FRAL - Franco-allemand en sciences humaines et sociales

Literary Creativity and Biological Knowledge in the 19th Century – BIOLOGRAPHES


Study of exchanges between science and literature: training, use and cultural dissemination of living knowledge

Dissemination and rewriting of biological knowledge in the literature: network analysis, inventory of texts and epistemocritical analysis

The word ‘biology’, invented at the beginning of the nineteenth century, marked the formation of a new object of study, which immediately aroused a keen interest among specialists in other disciplines as well as writers. French literature very quickly seized upon the biological sciences, used them with varying degrees of reliability, commented on them, perpetuated and used them as a source for themes and forms, thus participating in turning them into a general cultural phenomenon. Our project focuses on the dissemination of the biological sciences, both because the invention of the term signals the emergence of a new disciplinary consciousness (in relation to the old ‘natural history’), and because this allows us to get to grips with how life itself was conceptualised, whereas existing research has focused other fields of knowledge (physics, mathematics, medicine, geology) or the emergence of technology. The programme has three objectives: 1) to understand the channels and the forms through which this knowledge was disseminated to writers; 2) to analyse the use and function of the biological sciences within works; and 3) to study the coincidences, or temporal and conceptual discrepancies, between the history of science and literature.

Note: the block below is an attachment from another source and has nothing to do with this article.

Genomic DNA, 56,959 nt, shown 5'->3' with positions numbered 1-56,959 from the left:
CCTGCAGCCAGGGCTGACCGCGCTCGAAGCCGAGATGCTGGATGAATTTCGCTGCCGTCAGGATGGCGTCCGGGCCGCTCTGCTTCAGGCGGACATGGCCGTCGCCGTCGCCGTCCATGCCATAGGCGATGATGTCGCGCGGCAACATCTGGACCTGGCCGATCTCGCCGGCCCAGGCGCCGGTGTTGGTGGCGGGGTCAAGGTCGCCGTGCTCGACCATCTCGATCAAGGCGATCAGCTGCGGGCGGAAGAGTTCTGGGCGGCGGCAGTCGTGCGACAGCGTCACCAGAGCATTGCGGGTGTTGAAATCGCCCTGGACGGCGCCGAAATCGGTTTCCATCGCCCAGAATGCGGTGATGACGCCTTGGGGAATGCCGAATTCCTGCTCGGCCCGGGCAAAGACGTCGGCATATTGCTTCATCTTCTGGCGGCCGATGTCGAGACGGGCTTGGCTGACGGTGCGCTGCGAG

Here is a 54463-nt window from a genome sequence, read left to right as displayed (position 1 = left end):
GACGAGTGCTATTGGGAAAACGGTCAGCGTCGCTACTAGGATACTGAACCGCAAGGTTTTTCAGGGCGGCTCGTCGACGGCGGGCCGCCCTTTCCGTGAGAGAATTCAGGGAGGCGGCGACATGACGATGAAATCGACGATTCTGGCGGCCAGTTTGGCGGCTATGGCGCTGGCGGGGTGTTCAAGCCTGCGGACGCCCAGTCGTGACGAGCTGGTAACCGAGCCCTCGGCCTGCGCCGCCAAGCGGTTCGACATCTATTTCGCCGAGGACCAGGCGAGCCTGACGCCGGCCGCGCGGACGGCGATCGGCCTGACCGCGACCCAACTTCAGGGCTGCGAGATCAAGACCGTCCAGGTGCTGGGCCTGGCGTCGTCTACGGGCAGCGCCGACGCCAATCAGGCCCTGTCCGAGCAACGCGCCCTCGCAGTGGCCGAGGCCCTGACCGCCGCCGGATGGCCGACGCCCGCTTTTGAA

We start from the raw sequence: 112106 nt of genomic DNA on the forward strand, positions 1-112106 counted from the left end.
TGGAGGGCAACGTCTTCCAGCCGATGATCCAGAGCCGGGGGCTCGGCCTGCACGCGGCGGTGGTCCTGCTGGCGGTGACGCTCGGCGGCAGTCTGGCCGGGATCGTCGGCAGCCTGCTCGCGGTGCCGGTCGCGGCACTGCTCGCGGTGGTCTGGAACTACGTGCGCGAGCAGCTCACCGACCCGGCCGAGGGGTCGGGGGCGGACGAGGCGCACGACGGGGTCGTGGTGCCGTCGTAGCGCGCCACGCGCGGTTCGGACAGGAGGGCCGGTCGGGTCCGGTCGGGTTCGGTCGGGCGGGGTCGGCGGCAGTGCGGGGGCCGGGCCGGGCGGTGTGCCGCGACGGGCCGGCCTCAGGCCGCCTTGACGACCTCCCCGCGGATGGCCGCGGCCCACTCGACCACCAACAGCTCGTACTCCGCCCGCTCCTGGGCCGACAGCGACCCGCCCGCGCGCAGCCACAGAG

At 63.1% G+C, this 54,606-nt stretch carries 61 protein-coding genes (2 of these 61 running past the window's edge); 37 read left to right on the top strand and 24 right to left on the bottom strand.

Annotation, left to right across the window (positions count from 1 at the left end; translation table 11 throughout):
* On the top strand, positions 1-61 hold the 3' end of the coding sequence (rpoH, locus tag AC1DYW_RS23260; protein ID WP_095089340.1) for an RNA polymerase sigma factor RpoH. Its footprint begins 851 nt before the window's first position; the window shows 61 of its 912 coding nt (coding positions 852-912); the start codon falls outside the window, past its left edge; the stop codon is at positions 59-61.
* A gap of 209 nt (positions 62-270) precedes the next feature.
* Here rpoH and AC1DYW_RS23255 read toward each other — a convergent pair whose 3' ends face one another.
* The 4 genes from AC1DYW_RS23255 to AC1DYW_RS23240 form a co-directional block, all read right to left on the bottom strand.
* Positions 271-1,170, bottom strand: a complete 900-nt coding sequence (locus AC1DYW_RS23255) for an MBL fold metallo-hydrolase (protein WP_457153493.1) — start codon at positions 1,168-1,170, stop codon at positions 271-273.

The construction of a mixed corpus (scientific and literary) and its investigation using digital tools; the experimental use of a prototype interactive Web application for the mapping of networks of relations between writers and scientists, as well as another digital tool highlighting quotations between texts (literary and/or scientific): all of these elements helped us to study the reciprocal influences between writers and scholars, knowledge sharing and the role of literature in its dissemination. In order to refine the textual analysis that has been conducted on literary works, we have sometimes gone back to the manuscripts to understand the genesis of representations, discourses and aesthetic forms. The study of dissemination revealed, in addition to well-known English-language influences, the role in France of German scientists like Haeckel in the success of Darwinism and its political distortions. The study of the texts and the interdisciplinary exchange has made it possible to show temporal and conceptual disparities between the history of biology and literature, as well as startling combinations and cases of hybridization of models of thought.